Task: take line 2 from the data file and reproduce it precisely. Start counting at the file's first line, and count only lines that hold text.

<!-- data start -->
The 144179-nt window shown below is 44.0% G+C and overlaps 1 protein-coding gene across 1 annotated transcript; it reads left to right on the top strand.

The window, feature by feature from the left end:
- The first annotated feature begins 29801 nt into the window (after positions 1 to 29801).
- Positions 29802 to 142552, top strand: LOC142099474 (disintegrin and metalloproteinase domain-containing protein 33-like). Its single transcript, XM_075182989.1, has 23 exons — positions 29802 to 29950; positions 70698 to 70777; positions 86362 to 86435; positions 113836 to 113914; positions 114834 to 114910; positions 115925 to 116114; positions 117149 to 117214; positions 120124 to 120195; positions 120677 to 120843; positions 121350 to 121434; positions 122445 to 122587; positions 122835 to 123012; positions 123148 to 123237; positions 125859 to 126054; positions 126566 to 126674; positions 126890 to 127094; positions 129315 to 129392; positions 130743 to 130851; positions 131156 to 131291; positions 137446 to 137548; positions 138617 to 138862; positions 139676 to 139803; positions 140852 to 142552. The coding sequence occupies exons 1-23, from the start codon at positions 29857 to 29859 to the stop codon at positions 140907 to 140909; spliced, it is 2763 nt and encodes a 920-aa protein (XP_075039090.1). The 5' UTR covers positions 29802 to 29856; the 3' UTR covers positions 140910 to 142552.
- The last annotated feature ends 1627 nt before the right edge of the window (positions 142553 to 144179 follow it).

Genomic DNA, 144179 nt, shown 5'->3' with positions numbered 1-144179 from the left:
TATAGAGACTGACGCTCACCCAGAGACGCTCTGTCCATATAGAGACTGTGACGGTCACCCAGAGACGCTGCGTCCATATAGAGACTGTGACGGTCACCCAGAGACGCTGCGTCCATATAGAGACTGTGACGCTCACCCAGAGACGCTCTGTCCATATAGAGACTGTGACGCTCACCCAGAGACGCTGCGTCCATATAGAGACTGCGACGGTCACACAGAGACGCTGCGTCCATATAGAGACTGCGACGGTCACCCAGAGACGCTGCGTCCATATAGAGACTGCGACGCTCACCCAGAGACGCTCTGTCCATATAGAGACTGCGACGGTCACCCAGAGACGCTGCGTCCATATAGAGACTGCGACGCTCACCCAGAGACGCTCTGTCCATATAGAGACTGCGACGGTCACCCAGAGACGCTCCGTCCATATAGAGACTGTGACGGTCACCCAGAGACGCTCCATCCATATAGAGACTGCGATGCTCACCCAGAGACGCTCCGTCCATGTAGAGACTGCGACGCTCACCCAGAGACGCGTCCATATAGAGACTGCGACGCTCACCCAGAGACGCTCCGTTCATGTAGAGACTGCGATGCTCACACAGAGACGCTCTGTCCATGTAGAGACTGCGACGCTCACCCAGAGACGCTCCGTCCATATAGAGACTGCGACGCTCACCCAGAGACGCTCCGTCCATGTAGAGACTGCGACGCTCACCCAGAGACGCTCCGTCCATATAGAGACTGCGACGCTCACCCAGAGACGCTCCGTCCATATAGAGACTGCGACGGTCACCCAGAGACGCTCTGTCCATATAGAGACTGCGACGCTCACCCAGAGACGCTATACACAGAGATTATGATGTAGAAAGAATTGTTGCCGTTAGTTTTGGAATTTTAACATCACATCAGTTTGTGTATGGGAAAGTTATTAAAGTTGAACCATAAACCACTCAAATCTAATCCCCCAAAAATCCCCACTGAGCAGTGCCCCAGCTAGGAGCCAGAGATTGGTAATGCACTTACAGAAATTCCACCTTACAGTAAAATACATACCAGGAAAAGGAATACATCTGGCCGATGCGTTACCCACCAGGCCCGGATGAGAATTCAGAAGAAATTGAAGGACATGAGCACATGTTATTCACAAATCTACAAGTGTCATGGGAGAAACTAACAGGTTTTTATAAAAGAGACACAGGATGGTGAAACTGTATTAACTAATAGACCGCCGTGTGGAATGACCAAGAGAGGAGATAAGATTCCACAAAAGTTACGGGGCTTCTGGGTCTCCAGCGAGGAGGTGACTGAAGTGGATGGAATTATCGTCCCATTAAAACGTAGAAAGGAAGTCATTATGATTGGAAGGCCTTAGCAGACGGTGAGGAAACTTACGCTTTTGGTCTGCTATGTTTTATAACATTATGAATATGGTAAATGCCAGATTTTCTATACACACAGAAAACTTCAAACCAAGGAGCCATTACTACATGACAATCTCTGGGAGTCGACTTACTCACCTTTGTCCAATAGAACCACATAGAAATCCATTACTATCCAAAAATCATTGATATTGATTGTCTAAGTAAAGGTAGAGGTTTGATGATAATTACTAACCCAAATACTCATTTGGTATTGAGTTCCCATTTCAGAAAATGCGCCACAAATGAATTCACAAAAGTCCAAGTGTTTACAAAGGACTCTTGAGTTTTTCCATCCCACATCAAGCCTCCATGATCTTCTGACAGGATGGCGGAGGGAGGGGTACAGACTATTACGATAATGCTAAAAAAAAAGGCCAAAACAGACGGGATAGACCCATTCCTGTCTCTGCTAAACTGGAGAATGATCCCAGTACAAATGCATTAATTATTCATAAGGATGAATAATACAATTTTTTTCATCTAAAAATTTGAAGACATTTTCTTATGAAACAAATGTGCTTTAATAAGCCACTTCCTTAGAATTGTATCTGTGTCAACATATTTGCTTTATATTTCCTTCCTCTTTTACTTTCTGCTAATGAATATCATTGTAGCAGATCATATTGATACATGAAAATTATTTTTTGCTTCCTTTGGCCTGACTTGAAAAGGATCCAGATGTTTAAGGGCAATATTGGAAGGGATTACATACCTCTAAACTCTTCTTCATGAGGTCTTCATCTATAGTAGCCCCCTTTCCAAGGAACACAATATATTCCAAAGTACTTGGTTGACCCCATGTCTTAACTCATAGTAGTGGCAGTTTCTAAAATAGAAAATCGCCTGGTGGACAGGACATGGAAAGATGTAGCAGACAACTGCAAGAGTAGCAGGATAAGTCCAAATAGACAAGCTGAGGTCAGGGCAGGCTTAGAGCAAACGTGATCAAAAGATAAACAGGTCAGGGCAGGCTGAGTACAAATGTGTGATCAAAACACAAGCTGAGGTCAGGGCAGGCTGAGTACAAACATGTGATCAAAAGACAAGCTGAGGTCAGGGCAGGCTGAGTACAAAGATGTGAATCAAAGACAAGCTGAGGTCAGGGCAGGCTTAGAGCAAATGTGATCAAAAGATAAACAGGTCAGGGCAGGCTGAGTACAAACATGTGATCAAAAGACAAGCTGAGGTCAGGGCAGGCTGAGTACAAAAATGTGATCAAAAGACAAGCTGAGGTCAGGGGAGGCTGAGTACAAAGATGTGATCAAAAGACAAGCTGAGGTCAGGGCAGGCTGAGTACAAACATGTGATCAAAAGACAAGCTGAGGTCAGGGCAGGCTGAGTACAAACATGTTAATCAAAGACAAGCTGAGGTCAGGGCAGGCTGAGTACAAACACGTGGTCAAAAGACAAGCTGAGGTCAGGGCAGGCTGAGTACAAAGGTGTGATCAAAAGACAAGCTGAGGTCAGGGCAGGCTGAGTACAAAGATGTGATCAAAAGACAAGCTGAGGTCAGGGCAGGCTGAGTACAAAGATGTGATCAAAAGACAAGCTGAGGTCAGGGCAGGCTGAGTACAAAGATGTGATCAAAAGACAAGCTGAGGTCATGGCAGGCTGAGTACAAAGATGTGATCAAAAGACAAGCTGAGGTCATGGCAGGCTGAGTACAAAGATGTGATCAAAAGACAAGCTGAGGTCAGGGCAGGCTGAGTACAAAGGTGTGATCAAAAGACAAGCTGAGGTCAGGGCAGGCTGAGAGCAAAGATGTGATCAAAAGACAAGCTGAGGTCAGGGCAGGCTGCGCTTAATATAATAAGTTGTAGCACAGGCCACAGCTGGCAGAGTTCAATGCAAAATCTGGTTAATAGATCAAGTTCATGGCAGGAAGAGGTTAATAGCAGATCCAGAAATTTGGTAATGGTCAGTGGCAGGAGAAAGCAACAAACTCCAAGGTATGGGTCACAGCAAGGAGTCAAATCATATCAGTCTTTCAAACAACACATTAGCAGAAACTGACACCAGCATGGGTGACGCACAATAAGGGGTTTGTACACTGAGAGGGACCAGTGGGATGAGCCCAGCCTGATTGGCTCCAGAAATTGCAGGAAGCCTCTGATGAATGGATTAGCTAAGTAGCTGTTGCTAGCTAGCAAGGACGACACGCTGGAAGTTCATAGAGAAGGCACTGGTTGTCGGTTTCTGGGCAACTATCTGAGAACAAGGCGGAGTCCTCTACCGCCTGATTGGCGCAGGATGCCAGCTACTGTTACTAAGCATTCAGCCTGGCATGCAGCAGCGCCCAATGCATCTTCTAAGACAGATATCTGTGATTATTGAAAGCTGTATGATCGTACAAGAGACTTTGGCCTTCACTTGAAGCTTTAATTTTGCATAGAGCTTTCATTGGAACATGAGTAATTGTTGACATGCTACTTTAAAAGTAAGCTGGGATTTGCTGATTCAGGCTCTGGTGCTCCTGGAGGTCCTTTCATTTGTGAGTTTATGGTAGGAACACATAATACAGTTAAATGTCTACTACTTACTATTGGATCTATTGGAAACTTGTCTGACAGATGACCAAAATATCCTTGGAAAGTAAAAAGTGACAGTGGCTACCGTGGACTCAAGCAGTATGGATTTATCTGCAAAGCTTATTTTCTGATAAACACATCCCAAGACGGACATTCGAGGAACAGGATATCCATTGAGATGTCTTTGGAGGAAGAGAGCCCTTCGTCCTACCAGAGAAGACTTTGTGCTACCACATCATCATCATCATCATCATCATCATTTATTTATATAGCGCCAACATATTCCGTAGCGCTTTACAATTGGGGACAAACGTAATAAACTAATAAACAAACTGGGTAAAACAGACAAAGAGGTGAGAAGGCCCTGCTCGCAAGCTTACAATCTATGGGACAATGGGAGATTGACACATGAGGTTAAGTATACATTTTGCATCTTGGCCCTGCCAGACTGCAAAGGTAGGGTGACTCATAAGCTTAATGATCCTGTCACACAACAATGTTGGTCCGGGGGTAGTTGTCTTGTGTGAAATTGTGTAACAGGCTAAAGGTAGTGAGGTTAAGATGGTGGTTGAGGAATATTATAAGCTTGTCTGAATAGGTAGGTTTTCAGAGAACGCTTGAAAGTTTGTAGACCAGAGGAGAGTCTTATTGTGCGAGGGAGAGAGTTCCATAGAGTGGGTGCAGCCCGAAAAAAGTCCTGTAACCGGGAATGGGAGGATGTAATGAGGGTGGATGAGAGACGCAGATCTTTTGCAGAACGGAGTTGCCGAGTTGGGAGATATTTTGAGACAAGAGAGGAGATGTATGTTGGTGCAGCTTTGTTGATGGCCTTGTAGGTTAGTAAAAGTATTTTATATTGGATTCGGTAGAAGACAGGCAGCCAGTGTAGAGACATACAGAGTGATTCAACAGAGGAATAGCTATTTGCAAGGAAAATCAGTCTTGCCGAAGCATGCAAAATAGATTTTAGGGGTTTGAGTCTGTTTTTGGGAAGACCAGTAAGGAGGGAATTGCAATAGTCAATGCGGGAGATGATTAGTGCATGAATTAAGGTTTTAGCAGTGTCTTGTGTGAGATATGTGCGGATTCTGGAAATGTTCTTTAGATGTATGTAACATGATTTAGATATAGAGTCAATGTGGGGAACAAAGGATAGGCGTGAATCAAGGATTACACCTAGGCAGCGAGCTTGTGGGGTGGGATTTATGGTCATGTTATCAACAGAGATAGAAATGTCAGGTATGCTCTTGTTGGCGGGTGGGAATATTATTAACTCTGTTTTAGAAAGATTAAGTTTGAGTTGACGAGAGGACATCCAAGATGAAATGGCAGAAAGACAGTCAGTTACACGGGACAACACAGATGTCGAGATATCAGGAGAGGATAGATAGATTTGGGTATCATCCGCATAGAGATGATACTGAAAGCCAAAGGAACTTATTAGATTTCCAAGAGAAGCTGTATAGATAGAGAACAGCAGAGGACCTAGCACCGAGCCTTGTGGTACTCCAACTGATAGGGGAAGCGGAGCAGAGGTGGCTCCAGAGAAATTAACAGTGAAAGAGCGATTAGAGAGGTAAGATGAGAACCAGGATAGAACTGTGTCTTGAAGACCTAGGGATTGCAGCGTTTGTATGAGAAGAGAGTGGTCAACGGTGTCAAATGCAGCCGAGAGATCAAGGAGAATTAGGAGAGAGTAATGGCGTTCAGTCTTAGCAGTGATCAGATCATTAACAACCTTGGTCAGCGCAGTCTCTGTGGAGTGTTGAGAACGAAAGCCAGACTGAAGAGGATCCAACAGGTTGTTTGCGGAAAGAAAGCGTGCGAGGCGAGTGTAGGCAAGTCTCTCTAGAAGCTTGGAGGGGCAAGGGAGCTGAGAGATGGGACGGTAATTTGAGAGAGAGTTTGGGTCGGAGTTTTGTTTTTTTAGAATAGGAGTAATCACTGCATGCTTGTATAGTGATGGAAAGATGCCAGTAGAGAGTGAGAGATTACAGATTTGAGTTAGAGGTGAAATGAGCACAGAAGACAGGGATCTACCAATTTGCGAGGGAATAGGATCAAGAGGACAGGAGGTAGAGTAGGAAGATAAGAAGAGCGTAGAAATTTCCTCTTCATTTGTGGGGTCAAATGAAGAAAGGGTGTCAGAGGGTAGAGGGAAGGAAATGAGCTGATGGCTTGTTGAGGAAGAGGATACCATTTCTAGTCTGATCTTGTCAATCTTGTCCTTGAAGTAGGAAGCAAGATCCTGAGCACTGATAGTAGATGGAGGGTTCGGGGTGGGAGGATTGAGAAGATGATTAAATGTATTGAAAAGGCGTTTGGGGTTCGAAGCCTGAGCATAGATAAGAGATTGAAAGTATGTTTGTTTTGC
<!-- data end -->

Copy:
The window, feature by feature from the left end: